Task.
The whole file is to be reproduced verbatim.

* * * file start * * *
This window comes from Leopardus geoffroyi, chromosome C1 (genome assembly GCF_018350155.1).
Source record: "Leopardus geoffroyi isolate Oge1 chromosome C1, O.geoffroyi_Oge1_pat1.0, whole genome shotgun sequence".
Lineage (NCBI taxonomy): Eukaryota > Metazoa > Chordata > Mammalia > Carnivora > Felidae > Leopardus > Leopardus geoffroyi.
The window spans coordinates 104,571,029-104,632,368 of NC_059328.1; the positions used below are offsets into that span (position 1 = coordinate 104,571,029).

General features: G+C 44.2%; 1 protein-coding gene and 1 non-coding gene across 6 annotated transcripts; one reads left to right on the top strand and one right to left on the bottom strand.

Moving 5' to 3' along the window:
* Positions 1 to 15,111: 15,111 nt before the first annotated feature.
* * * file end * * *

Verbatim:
This window comes from Leopardus geoffroyi, chromosome C1 (genome assembly GCF_018350155.1).
Source record: "Leopardus geoffroyi isolate Oge1 chromosome C1, O.geoffroyi_Oge1_pat1.0, whole genome shotgun sequence".
Lineage (NCBI taxonomy): Eukaryota > Metazoa > Chordata > Mammalia > Carnivora > Felidae > Leopardus > Leopardus geoffroyi.
The window spans coordinates 104,571,029-104,632,368 of NC_059328.1; the positions used below are offsets into that span (position 1 = coordinate 104,571,029).

General features: G+C 44.2%; 1 protein-coding gene and 1 non-coding gene across 6 annotated transcripts; one reads left to right on the top strand and one right to left on the bottom strand.

Moving 5' to 3' along the window:
* Positions 1 to 15,111: 15,111 nt before the first annotated feature.